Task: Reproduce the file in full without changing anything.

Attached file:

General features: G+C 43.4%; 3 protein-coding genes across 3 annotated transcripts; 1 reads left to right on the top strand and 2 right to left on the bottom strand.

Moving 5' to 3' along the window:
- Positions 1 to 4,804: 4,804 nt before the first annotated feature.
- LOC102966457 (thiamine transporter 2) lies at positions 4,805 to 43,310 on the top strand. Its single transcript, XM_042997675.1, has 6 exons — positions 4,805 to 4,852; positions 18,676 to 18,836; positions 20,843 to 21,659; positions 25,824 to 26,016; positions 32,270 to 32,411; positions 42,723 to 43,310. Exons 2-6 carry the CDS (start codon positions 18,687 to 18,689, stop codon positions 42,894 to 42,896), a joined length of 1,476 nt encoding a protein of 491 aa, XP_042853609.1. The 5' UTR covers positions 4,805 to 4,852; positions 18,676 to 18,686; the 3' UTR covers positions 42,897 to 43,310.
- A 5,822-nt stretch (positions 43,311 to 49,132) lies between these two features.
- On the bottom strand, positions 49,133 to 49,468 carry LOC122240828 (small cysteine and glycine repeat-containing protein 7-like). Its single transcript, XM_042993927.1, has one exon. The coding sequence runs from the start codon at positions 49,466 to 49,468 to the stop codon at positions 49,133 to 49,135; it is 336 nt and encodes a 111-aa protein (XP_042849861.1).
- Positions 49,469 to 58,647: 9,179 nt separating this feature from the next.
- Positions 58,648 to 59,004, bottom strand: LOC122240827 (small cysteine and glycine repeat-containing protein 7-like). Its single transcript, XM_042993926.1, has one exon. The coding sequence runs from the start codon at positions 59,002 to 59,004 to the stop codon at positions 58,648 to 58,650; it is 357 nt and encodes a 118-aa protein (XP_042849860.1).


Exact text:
General features: G+C 43.4%; 3 protein-coding genes across 3 annotated transcripts; 1 reads left to right on the top strand and 2 right to left on the bottom strand.

Moving 5' to 3' along the window:
- Positions 1 to 4,804: 4,804 nt before the first annotated feature.
- LOC102966457 (thiamine transporter 2) lies at positions 4,805 to 43,310 on the top strand. Its single transcript, XM_042997675.1, has 6 exons — positions 4,805 to 4,852; positions 18,676 to 18,836; positions 20,843 to 21,659; positions 25,824 to 26,016; positions 32,270 to 32,411; positions 42,723 to 43,310. Exons 2-6 carry the CDS (start codon positions 18,687 to 18,689, stop codon positions 42,894 to 42,896), a joined length of 1,476 nt encoding a protein of 491 aa, XP_042853609.1. The 5' UTR covers positions 4,805 to 4,852; positions 18,676 to 18,686; the 3' UTR covers positions 42,897 to 43,310.
- A 5,822-nt stretch (positions 43,311 to 49,132) lies between these two features.
- On the bottom strand, positions 49,133 to 49,468 carry LOC122240828 (small cysteine and glycine repeat-containing protein 7-like). Its single transcript, XM_042993927.1, has one exon. The coding sequence runs from the start codon at positions 49,466 to 49,468 to the stop codon at positions 49,133 to 49,135; it is 336 nt and encodes a 111-aa protein (XP_042849861.1).
- Positions 49,469 to 58,647: 9,179 nt separating this feature from the next.
- Positions 58,648 to 59,004, bottom strand: LOC122240827 (small cysteine and glycine repeat-containing protein 7-like). Its single transcript, XM_042993926.1, has one exon. The coding sequence runs from the start codon at positions 59,002 to 59,004 to the stop codon at positions 58,648 to 58,650; it is 357 nt and encodes a 118-aa protein (XP_042849860.1).